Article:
New countries. New languages. New mistakes.

My grammatical screw-ups are many and frequent when speaking my second class languages (Italian, French, German and Bosnian): like saying I’m ‘soft tired’ instead of dead tired (Italian), or ‘put the chicken in hell’ instead of into the oven (Italian), or ‘put a mouse on your face’ instead of a smile (French).

But here for you all now, are my top three favourites in the category of “Sorry, I’m not from around here”:

In 3rd place, for its quaintly surreal twist on our day to day reality, in Italian (while in Metrosexual mode no less, and speaking about facial care routines) I referred to someone’s over-cherries instead of their eye brows.

Thank you. Thank you. Very proud of this one.

In 2nd place for being so far off the mark for so long, amongst some French speakers I spent the better part of the evening wondering what was so wrong with everyone’s dog. Naturally, stupidly, I asked: “Is there some dog disease passing around?”

Have you noticed how people go stiff when they want to laugh but think the courteous thing would be to hold back?

So, after the stiffness and then the inevitable laughter, someone (I think it was my wife to be) explained that the expression wasn’t about a dog, but rather that something was giving someone the shits.

See, it really is the language of romance.

And now, ladies and gentlemen, the 1st place title holder for the last decade (and unlikely ever to be displaced), the Bicycle Story:

I was in Berlin about a month when this happened. I’d just finished my German language class for the afternoon (oh, the irony) and had come out to find my bicycle had a flat tyre. ‘No big deal’, thinks the fool, ‘Have dictionary, will survive’ (oh, the shame).

So I consult my Langenscheidt’s Concise Dictionary of Words in the Language of the People of Germany (literal translation) to find the English word for pump – as in the thing one uses to inflate flat tyres.

Easy find (the Germans are also big believers in the alphabet – just in case you wanted to know).

Pump = Tanzschuh.

Problem: I didn’t see the little 1 written next to the word. And what that means is, see, is that there is another word, of a completely different meaning (as it happens), which you can consult if you turn the page, as was the case on this occasion. But, and I stress the but, why would you turn said page if you thought the little 1 referred to the fact that this was the best definition of the English word Pump. Answer, you wouldn’t.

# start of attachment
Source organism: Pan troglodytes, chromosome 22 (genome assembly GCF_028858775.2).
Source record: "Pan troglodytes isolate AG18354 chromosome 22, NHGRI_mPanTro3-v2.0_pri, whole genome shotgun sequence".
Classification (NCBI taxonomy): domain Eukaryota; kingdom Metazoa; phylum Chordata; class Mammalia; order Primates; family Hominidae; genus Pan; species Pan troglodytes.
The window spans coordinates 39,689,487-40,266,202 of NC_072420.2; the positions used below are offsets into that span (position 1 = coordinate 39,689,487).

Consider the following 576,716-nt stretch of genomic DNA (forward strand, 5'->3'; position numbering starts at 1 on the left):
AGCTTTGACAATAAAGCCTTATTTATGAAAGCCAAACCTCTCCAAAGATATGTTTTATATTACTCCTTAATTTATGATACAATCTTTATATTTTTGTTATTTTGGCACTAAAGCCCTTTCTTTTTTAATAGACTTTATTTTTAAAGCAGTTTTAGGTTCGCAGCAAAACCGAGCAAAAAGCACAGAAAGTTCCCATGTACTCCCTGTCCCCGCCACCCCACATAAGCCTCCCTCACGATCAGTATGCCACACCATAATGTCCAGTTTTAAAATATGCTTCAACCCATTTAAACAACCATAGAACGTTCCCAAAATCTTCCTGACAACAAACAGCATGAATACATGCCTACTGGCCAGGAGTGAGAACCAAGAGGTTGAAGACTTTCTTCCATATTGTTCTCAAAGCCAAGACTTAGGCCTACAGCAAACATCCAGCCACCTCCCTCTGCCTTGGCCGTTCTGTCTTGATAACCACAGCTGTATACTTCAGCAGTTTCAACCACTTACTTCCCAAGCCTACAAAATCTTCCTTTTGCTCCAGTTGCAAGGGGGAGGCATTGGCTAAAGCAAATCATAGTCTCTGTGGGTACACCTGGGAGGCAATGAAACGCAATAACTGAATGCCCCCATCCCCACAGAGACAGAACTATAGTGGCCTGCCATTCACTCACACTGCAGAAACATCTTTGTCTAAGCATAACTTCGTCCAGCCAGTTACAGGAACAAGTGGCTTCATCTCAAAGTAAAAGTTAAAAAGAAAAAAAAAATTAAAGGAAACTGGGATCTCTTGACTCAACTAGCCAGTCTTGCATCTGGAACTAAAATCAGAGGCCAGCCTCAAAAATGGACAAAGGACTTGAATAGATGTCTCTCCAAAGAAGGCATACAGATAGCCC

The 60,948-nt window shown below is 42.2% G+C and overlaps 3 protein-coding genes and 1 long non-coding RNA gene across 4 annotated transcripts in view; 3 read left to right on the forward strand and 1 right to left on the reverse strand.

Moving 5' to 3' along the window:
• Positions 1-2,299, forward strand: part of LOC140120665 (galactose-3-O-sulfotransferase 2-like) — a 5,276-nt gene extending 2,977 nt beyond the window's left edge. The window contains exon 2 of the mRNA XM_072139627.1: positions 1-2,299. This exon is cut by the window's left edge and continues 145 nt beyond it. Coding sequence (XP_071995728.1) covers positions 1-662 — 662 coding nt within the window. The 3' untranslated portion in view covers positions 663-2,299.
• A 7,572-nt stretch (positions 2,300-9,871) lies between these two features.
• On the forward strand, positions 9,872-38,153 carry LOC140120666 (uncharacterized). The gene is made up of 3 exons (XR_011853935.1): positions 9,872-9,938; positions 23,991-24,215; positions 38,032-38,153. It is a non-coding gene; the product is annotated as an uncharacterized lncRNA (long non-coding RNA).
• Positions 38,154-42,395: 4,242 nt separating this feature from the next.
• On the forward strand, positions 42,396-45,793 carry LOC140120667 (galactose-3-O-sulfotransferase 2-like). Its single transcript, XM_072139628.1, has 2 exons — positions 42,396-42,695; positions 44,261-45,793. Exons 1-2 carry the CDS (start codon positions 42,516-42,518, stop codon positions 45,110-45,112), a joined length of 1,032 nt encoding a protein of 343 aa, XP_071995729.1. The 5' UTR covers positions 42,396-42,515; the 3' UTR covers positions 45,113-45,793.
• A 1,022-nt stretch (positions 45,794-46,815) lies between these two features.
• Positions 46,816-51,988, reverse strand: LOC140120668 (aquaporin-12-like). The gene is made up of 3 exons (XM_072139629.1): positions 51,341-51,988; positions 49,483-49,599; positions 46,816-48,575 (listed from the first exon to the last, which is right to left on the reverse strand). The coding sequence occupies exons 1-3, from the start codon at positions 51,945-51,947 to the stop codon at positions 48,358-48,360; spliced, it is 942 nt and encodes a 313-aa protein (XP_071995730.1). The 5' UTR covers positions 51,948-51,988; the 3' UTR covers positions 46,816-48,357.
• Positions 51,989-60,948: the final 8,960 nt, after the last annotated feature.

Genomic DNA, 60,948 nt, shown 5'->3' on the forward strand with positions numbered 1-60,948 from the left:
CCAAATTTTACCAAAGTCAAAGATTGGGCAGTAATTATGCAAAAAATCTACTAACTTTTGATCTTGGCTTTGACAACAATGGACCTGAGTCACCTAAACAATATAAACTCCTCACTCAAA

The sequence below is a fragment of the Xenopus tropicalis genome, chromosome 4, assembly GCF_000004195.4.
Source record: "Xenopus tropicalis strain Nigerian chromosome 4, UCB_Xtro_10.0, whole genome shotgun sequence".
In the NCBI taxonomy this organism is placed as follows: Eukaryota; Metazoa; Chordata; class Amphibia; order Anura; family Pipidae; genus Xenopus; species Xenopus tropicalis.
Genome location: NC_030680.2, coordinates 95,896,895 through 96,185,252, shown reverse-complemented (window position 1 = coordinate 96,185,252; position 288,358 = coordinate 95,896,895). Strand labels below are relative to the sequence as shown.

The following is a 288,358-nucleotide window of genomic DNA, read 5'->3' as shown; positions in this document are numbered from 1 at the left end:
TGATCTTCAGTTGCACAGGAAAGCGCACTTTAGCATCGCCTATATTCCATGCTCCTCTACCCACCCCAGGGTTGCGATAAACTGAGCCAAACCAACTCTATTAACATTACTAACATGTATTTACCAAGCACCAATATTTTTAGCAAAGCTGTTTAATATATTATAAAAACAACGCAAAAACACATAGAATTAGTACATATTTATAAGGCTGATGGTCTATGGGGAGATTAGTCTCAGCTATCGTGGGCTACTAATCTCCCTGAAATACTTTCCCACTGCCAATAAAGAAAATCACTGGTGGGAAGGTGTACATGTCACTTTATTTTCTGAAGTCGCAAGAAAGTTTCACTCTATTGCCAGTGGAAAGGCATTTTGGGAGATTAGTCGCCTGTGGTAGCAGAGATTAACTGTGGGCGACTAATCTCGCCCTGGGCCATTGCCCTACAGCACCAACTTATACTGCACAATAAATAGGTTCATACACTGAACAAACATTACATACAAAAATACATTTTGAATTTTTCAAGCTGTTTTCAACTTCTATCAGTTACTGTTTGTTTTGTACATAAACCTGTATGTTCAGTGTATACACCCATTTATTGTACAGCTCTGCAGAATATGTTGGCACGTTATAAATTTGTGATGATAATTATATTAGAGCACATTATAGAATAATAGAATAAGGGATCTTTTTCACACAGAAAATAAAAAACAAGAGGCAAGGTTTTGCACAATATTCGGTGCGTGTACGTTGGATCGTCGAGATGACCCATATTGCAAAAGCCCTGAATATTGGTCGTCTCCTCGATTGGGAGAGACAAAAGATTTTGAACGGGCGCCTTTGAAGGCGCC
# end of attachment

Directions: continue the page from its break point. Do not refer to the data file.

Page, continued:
My confidence, of course, was peaking. ‘I’ll show these sour Krauts a thing or two.’

Into the closest store struts the fool, armed with his new found word and the perfect sentence construction to put it in:

(translation) “Excuse me, would you have a Tanzschuh I could borrow?” And while saying it – just to be sure (you know how slow these Germans can be) – I made the international sign for a bicycle pump – which is to make a fist with both hands and pump the two in and out from each other (also sometimes mistaken, curiously, with the sign for double-handed masturbation).


The shopkeeper just stared at me. The look on his face quite close to horror as he stammered out in English, “I am, married. To a woman. Yes.”


“Excuse me, I’ll just be fucking off now … sorry for the … ahh, whatever it was.”

And what was it?

Tanzschuh = Pump (as in a lady’s dance shoe).

There is some store owner in Berlin who still thinks he was propositioned to go dancing followed by a quick tug in the toilets.


2 Responses to “New countries. New languages. New mistakes.”

  1. Hi, I just nominated you for a Versatile Blogger Award. I was nominated for it recently and you’re one of my nominations ( Congrats!

    The rules of this nomination are as follows.

    1. Thank the award-giver and link back to them in your post.
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  2. snagglewordz Says:

    Now…I’m. Laughing. Out. Loud.

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